Commentary on Political Economy

Wednesday, 24 June 2020

The US must put a gun to the temple of Germany's proto-Nazi ruling elites. We know the game they are playing: they sympathize with the Butchers of Beijing because essentially these rotten beasts never ceased to be  and act like Nazis - even in the running of their industries and finance. The US must put it bluntly to these rotten Nazi beasts: you are either with us or you are against us. And if you are against us we will instantly destroy all your industries - especially the automotive - by imposing 100% tariffs on your Nazi car-makers - Volkswagen, Mercedes, Porsche - and your Nazi chemical firms, from BASF to Siemens to Thyssen-Krupp. We will bring you to your knees, you filthy Nazi rats!

U.S.-China Tensions Leave Germany Squirming in the Middle

China has become as important to Germany’s economy as the U.S., making it hard for Berlin to pick sides in the superpower rivalry

Cars intended for export in Bremerhaven, Germany, April 24. For Germany’s auto manufacturers, China is the No. 1 market.

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Germany is struggling to pick sides in the escalating dispute between the U.S. and China over issues ranging from trade to human rights, amid mounting American pressure and Beijing’s authoritarian drift.
Of all advanced economies outside Asia, Germany has the deepest economic ties in both camps and would have the most to lose from a Cold War between Washington and Beijing.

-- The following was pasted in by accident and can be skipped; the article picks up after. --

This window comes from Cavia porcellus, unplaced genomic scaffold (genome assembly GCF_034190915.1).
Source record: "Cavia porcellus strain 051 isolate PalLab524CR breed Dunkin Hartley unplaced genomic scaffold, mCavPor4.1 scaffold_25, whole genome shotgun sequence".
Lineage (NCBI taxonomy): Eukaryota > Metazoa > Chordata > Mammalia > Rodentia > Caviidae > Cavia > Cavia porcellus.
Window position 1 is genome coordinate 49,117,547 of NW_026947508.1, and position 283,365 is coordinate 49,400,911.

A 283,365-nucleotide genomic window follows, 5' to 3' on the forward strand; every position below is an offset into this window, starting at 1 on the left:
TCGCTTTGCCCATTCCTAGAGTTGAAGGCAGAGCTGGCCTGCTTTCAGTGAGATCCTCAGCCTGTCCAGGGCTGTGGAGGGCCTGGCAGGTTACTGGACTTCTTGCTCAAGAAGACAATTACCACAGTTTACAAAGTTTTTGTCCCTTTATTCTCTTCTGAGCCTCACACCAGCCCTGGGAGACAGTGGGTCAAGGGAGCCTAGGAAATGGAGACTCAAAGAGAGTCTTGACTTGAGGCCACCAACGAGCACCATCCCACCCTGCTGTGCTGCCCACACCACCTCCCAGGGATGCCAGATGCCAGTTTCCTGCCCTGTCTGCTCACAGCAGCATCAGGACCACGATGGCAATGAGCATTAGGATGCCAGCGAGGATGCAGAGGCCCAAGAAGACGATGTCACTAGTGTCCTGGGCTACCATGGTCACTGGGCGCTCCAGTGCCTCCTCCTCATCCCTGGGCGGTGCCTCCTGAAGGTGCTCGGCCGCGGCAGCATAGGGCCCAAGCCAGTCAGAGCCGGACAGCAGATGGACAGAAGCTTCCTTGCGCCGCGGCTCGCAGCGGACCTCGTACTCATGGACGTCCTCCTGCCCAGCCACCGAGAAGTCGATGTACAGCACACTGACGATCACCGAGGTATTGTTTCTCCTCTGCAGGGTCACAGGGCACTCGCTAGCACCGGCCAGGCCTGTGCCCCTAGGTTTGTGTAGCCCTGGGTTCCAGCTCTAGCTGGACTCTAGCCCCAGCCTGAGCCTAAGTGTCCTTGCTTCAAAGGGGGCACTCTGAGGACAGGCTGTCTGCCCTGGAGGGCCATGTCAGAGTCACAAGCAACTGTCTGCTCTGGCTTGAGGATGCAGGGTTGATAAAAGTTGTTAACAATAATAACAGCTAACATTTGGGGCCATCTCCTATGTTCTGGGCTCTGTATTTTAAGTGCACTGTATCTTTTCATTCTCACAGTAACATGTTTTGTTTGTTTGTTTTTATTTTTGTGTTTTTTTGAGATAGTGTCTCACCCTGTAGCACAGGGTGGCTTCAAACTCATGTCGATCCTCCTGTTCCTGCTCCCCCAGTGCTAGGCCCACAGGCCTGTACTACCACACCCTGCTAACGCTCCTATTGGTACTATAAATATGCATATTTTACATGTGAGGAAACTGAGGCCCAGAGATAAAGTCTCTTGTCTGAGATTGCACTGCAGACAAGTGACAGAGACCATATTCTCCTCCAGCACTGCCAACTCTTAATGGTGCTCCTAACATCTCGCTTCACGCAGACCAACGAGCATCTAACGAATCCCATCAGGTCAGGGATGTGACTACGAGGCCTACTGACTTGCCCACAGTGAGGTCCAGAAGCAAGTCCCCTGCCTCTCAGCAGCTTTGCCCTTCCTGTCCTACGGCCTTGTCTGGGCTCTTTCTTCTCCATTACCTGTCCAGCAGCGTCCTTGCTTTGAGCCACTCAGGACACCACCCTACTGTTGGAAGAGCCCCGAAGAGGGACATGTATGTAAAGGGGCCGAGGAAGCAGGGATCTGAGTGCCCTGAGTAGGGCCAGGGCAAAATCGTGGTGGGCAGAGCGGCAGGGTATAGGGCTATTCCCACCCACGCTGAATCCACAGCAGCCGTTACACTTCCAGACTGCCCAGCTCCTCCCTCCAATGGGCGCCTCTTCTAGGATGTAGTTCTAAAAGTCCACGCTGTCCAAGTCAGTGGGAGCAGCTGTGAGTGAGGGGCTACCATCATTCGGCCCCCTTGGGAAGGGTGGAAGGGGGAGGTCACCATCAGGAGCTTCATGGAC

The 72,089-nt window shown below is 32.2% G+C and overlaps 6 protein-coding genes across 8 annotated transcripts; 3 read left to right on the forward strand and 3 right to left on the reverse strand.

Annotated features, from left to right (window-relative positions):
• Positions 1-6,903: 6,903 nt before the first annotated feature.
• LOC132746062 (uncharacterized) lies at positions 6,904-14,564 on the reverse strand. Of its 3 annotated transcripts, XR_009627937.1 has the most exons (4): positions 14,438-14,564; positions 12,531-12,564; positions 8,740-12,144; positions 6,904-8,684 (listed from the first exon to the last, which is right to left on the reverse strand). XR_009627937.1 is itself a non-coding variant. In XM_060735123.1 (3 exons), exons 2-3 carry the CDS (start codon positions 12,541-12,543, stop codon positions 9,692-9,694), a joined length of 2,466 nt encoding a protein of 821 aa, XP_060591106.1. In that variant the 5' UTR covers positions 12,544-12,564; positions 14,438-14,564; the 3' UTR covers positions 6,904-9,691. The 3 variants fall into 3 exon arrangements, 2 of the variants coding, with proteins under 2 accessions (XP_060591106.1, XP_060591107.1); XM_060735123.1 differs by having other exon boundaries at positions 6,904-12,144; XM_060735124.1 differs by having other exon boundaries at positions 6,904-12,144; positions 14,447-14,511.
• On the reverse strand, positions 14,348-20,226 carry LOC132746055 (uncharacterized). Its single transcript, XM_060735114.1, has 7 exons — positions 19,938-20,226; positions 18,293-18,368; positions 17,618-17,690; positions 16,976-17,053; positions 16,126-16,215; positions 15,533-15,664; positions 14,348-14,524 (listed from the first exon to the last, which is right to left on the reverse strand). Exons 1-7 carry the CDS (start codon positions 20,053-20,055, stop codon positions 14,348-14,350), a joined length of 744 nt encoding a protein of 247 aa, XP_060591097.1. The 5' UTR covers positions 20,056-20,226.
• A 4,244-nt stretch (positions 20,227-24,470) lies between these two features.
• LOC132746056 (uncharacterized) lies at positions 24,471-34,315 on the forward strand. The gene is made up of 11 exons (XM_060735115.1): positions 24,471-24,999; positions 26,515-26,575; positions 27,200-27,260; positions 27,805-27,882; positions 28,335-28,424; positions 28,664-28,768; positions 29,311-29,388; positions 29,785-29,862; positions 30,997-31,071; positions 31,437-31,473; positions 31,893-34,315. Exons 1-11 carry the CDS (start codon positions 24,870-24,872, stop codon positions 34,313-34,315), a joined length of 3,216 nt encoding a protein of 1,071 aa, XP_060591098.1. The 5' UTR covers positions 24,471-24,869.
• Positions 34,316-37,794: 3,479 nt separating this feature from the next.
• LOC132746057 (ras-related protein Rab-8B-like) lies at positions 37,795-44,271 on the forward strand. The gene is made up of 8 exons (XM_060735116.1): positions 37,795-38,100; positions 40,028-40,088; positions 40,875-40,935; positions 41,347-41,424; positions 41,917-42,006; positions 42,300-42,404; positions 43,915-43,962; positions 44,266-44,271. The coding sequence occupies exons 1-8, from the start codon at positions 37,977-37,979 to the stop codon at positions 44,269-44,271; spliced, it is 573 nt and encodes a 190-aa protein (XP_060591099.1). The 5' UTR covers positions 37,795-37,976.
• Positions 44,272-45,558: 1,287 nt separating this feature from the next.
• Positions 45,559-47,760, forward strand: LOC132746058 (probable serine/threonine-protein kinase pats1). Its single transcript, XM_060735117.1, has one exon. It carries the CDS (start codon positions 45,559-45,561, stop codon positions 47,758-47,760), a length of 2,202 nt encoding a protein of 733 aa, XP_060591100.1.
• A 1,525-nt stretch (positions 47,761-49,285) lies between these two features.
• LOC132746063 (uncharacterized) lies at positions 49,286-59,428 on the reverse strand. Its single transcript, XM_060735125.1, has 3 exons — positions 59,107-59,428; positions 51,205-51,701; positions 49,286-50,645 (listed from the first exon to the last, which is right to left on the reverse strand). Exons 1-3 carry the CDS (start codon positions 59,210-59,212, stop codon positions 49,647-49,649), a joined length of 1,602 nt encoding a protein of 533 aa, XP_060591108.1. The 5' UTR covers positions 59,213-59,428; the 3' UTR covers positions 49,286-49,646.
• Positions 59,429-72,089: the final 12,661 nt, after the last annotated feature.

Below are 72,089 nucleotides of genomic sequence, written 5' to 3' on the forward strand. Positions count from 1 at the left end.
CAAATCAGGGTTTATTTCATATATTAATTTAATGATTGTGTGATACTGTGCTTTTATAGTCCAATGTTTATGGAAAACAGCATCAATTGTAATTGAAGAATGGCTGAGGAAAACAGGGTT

Berlin’s snaking trade links with China and the U.S. have served Germany well in the past two decades, providing it with steady growth, near full employment and full public coffers that have allowed the deployment of more than €1 trillion ($1.13 trillion) in measures to support its economy during the pandemic.
Now, Germany’s reluctance to take sides is diluting Europe’s broader efforts to present a united front to China, undermining the bloc’s power to shape a new global architecture.
The U.S. helped build modern Germany, and the two countries have been bound since the end of World War II by shared values, democratic institutions, and a web of international agreements and partnerships.
Yet seen from Berlin, any choice between China and the U.S. is finely balanced. Indeed Germany’s export-oriented economic model means it can’t really choose at all. It needs both.
Take trade.
China is Germany’s largest trading partner; the U.S. its biggest export market. And they stand neck-and-neck: Last year, Germany exported €119 billion worth of goods to the U.S. and €96 billion to China.